Rotterdam’s oldest and most historic district is Delfshaven, which miraculously remained unscathed by German bombing during World War II and has retained its authentic appearance. Here, you can still find narrow cobbled streets surrounded by historic buildings, typical restaurants, small shops and the old city harbour that was once the departure point for many fishermen.
Walking through the narrow streets of the district, it is easy to reach the Church of the Pilgrim Fathers, a place of historical significance since it was here that the Pilgrim Fathers gathered in 1620 before setting off for the Americas. Another historical fact for which Delfshaven is famous is that this is said to be the birthplace of Admiral Piet Hein, a brave soldier who fought in the 16th century during the war against Spain.
There is an area of Rotterdam known as Museum Park that houses six museum sites of different types and topics. The museums present are:
Other museums to consider in Rotterdam are:
Among the most modern and distinctive buildings in Rotterdam are the famous Cubic Houses (Kijk-Kubus), which are located in the Oude Haven district and are considered a true masterpiece of local architecture. These special houses designed by the Dutch architect Piet Blom are located in the Old Harbour area and are formed by 45-degree inclined cubes of a deep yellow colour.
One of these cubic houses known as the Show Cube (or Kijk-Kubus) can be visited inside where there is a tour explaining the history and design of these particular creations, while most of the other houses have been converted into accommodation where it is possible to stay for a truly special experience.
Once you have visited the older part of Delfshaven, you can move on to the more modern part of the city by crossing the Erasmus Bridge, which was named after the philosopher Erasmus. Theologian, humanist and essayist Erasmus was born in Rotterdam in 1466 and is particularly famous for his work ‘In Praise of Folly’.
The bridge was designed by the Dutch architect Ben van Berkel and is also known as ‘the swan’, as it consists of a 140-metre high pylon resembling the neck of a swan. Crossing the bridge you reach the more modern district of Kop Van Zui where famous architects have built tall skyscrapers and impressive architectural works that make Rotterdam a metropolis with a truly modern skyline.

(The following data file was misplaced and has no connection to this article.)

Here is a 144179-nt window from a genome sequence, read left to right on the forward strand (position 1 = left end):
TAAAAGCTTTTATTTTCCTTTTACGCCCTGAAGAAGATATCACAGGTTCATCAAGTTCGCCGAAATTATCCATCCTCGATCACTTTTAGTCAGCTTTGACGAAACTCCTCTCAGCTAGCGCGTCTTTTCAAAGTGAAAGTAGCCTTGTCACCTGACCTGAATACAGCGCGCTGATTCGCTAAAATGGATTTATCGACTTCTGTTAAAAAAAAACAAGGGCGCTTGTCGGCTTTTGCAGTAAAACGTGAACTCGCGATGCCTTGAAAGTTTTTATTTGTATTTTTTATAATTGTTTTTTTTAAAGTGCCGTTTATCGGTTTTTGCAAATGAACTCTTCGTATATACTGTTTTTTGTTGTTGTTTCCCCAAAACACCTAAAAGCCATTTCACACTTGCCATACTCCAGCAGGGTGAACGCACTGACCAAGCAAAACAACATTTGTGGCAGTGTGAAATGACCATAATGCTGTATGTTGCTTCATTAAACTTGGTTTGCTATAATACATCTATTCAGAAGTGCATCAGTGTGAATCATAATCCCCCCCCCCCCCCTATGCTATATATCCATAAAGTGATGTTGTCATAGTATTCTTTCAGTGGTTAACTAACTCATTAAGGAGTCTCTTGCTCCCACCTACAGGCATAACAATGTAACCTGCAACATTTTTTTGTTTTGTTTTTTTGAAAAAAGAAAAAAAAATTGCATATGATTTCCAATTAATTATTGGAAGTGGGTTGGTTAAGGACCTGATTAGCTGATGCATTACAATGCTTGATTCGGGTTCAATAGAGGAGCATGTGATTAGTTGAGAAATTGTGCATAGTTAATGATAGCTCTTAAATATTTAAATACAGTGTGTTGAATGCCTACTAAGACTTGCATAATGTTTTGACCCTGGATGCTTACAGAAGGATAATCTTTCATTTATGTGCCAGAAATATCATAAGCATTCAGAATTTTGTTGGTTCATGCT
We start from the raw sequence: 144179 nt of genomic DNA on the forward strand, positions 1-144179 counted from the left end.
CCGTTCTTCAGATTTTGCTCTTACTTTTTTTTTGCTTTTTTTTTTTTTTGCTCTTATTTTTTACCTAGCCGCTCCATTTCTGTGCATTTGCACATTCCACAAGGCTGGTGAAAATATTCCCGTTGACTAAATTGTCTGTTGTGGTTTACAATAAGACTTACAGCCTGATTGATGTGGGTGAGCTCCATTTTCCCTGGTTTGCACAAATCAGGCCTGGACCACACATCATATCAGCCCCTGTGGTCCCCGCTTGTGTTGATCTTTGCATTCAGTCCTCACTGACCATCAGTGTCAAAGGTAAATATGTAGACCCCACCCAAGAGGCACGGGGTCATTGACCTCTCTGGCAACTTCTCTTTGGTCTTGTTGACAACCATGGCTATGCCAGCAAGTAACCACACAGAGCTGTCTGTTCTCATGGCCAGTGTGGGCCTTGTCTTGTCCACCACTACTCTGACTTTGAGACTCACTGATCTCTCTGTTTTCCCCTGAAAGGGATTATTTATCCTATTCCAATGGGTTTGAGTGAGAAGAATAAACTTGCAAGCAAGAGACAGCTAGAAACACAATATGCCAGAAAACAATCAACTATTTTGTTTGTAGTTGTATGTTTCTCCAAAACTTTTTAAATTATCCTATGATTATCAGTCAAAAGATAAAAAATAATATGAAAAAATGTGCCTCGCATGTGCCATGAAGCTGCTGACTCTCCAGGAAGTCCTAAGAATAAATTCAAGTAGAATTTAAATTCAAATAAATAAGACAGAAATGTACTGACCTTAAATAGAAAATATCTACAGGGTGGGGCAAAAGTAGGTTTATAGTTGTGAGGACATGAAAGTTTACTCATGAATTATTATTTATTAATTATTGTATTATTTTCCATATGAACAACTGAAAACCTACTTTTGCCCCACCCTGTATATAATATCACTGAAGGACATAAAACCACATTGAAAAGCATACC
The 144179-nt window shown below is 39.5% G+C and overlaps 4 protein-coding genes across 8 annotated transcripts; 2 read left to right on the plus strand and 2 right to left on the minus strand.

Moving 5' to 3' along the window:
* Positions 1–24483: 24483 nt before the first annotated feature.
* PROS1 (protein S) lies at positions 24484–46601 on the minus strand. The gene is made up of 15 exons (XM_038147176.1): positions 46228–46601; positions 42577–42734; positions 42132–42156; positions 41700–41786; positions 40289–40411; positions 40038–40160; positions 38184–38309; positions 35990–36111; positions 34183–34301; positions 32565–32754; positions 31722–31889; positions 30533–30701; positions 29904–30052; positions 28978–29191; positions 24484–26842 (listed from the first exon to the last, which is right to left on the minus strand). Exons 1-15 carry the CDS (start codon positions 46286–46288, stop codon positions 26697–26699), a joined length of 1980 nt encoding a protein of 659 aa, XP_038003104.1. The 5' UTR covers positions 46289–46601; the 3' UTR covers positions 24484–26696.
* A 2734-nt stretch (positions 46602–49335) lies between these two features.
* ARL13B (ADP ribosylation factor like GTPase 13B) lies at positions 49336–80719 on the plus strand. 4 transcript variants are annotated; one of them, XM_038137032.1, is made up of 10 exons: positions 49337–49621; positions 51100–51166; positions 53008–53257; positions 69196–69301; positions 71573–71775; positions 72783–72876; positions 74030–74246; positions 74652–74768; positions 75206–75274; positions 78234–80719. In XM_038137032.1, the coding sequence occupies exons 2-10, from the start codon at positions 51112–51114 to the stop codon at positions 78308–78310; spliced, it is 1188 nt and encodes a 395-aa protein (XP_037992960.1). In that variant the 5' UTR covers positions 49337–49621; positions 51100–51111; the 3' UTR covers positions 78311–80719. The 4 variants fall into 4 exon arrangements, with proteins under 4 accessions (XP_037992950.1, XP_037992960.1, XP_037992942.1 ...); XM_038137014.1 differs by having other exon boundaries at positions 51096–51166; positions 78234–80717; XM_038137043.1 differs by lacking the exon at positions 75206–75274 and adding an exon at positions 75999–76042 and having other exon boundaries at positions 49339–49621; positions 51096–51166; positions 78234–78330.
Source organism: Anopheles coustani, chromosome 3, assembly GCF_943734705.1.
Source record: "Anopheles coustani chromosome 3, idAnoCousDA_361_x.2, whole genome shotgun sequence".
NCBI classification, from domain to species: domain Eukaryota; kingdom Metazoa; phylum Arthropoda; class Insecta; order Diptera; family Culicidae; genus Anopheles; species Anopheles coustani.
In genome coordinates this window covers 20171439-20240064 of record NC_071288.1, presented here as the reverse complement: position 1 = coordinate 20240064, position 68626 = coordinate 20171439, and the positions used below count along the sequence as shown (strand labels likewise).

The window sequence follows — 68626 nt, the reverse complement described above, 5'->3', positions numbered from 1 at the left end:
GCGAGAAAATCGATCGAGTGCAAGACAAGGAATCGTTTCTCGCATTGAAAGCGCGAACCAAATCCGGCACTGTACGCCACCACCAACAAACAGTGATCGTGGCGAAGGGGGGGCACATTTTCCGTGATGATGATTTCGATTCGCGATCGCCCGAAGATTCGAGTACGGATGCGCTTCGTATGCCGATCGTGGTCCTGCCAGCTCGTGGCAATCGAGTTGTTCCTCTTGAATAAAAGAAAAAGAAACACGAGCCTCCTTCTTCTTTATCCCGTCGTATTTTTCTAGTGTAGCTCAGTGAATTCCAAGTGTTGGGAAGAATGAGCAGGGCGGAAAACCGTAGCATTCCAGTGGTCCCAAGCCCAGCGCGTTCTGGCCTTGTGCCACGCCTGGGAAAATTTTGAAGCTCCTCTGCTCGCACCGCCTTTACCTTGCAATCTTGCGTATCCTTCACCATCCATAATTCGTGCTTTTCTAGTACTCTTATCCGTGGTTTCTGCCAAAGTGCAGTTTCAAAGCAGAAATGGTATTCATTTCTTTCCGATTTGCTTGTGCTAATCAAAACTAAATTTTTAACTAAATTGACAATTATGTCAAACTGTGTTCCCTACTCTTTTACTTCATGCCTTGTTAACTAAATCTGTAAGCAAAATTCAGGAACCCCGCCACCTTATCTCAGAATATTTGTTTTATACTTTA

One of the best ways to admire the bridge and the Kop Van Zui district is in the evening by taking one of the many boat tours that allow you to see the whole city lit up.
Located at the foot of the iconic Erasmus Bridge, Remastered Rotterdam is an immersive multimedia experience not to be missed, designed to blur the boundaries of perception and stimulate curiosity in the works of art represented.
You will stroll under a waterfall, experience an adventure with Hieronymus Bosch’s otherworldly creatures, learn to travel through time and surround yourself with paintings by old Dutch masters such as Van Gogh and Mondriaan. The show entertains, intrigues and astounds visitors at every turn, with 22k 360° resolution and immersive sound.
Rotterdam Zoo, Diergaarde Blijdorp in Dutch, is one of the oldest and largest zoos in the Netherlands, with an area of about 28 hectares.
Founded in 1857, it houses a wide variety of animals from all over the world, including elephants, lions, tigers, gorillas, polar bears, penguins and many others. There are also many attractions and special exhibits, including an aquarium, a rainforest, a butterfly garden and much more.
Rotterdam Zoo is committed to nature conservation and cooperates with many international organisations for the protection of animals and endangered species. The park also offers educational programmes for visitors, including guided tours and educational workshops for schools.
The city’s homage to its most illustrious citizen, Erasmus of Rotterdam, can be found in the Grotekerk square, in front of the late Gothic church dedicated to St. Lawrence, the city’s patron saint, where sculptor Keijser’s bronze Erasmus Statue18 reproduces the figure of the humanist theologian.
Two other famous statues can be found in the city: the first is De Verwoeste Stad19 by the French-Belarusian sculptor Zadkine in 1953, who was inspired when he visited Rotterdam shortly after the Second World War. The statue, in cubist style, depicts a man in agony who has just lost his heart (a symbol of the bombed city centre); it still evokes strong feelings in Rotterdam.
The second statue is a work by Picasso (made in collaboration with Norwegian artist Carl Nesjar), Sylvette20, the name of the painter’s muse, erected in 1973.
In the following map you can see the location of the main places of interest mentioned in this article